“Through Thy precious body broken—
Inside the veil.
Oh, what words to sinners spoken—
Inside the veil.
Precious as the blood that bought us;
Perfect as the love that sought us;
Holy as the Lamb that brought us—
Inside the veil!
“Lamb of God, through Thee we enter—
Inside the veil;
Cleansed by blood we boldly venture—
Inside the veil.
Not a stain; a new creation;
Ours is such a full salvation:
Low we bow in adoration—
Inside the veil!
“Soon Thy saints shall all be gathered—
Inside the veil;
All at home—no more be scattered—
Inside the veil.
Nought from Thee our souls shall sever;
We shall see Thee, grieve Thee never;
‘Praise the Lamb,’ shall sound forever—
Inside the veil!”
At the last Jesus prayed, saying, “Father, into Thy hands I commend My spirit: and having said this, He gave up the ghost.” He dismissed His spirit. The work was done, and He went home to be with the Father. Our attention is next directed to the scene before the cross. We are told, “When the centurion saw what was done, he glorified God, saying, Certainly this was a righteous Man.” He was a Roman; he was in charge of the soldiers who were there on guard; he saw and heard all that took place, and his heart was stirred. According to other Gospels he added also, “Truly this was the Son of God.” Then we are told that, “All the people that came together to that sight, beholding the things which were done, smote their breasts, and returned.” A great throng was gathered there, not only enemies but also friends; but these last were powerless to interfere as they stood looking on in grief and sorrow. It must have been hard for them to believe that Jesus had actually died. They thought it was He who should have redeemed Israel, but now their hopes were blasted, and they turned away and went to their homes sorrowing and bewailing. All His acquaintance stood afar off, beholding these things. They had been watching Jehovah’s Anointed die like a felon upon a cross of shame; but oh, the joy that awaited them when they were to learn of His glorious resurrection!
You will notice that as long as the Lord Jesus was standing in the sinner’s stead God allowed every kind of indignity to be heaped upon His blessed Son: they spat in His face; they slapped Him with the palms of their hands, a most insulting gesture; they flogged Him until His flesh was torn from His back and blood poured from every wound; they pressed a thorn-crown upon His head; and they put a gorgeous robe upon Him and knelt before Him, mocking Him, saying, “Hail, King of the Jews;” they took Him out to Calvary and nailed Him to the cross; and lastly, one of the soldiers pierced His side, but that was the final act ,of indignity that God permitted. “The very spear that pierced His side drew forth the blood to save.” After that it was as though God said, “I gave My Son into your hands; you have shown all the hatred and bitterness of your hearts by the way you have treated Him. Now not another unclean hand shall touch Him.” From that time on no enemy touched that sacred body.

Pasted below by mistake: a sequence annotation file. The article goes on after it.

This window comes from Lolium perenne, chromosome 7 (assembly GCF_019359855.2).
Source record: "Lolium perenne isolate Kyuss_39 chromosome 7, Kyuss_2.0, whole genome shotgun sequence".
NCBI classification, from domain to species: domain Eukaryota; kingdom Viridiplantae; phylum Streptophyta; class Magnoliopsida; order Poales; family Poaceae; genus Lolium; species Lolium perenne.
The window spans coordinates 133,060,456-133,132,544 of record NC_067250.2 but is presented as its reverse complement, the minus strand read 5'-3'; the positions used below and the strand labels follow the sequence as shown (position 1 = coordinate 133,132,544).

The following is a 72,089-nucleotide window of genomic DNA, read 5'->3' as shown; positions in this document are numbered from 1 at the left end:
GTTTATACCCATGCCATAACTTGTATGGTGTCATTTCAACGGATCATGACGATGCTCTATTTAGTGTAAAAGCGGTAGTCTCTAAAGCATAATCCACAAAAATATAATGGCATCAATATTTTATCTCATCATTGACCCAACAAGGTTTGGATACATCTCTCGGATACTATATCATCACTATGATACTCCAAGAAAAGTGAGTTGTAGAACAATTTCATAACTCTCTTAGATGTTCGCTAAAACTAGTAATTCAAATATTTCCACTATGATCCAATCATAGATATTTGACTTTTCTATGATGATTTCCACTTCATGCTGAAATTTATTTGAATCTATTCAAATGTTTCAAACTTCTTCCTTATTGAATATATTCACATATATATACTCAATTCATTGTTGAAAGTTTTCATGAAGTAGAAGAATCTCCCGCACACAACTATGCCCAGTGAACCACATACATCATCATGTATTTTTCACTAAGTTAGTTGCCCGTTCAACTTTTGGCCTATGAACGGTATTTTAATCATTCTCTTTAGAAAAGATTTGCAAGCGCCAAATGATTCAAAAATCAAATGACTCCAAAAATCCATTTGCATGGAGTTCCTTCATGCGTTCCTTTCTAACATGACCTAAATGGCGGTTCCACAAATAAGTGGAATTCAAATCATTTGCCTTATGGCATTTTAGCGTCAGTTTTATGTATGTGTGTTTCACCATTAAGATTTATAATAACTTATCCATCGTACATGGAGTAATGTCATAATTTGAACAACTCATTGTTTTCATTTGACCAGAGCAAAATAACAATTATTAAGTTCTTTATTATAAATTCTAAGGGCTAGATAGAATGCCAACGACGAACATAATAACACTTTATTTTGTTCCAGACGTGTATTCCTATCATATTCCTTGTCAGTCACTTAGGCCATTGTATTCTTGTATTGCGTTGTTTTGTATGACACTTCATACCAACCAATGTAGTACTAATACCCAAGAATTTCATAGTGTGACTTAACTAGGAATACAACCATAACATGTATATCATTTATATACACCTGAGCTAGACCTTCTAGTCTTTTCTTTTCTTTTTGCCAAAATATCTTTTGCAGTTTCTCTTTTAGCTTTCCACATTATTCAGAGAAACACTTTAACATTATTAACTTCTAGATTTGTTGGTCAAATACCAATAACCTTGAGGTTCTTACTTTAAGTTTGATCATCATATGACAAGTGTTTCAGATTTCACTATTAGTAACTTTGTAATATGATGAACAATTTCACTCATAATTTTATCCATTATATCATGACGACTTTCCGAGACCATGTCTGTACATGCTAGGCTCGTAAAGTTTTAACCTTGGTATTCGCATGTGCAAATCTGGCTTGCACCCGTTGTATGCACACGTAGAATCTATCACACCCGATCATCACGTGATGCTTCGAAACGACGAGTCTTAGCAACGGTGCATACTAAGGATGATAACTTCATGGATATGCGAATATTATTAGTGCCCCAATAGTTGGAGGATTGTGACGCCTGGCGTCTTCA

“And, behold, there was a man name Joseph, a counsellor; and he was a good man, and a just: (the same had not consented to the counsel and deed of them;) he was of Arimathea, a city of the Jews: who also himself waited for the kingdom of God. This man went unto Pilate, and begged the body of Jesus.” He and his servants tenderly and reverently took that body from the cross, washed away the blood-stains, wrapped the body in linen, and carried it to Joseph’s new tomb and left it there, intending, after the sabbath had passed, to embalm it according to the Jewish custom. “And the women also, which came with Him from Galilee, followed after, and beheld the sepulchre, and how His body was laid.” They then turned sadly away, intending to return and perform the last sacred rites after the sabbath. They “prepared spices and ointments; and rested the sabbath day according to the commandment.” The Christ—who was born of a virgin; who had grown up as a tender plant in the garden of the Lord, and had gone forth, anointed of Jehovah, healing the sick, giving sight to the blind, proclaiming the gospel of the kingdom—had died at last on the cross for sinners; and now His body-lay in the tomb, and no one on earth knew whether or not redemption was an accomplished fact. If He had not come forth from that tomb then there would have been no evidence that the sin question had been settled. But His resurrected body was to be the proof of ^he efficacy of His work. Now, thank God, “He is able also to save them to the uttermost that come unto God by Him, seeing He ever liveth to make intercession for them” (Heb. 7:25).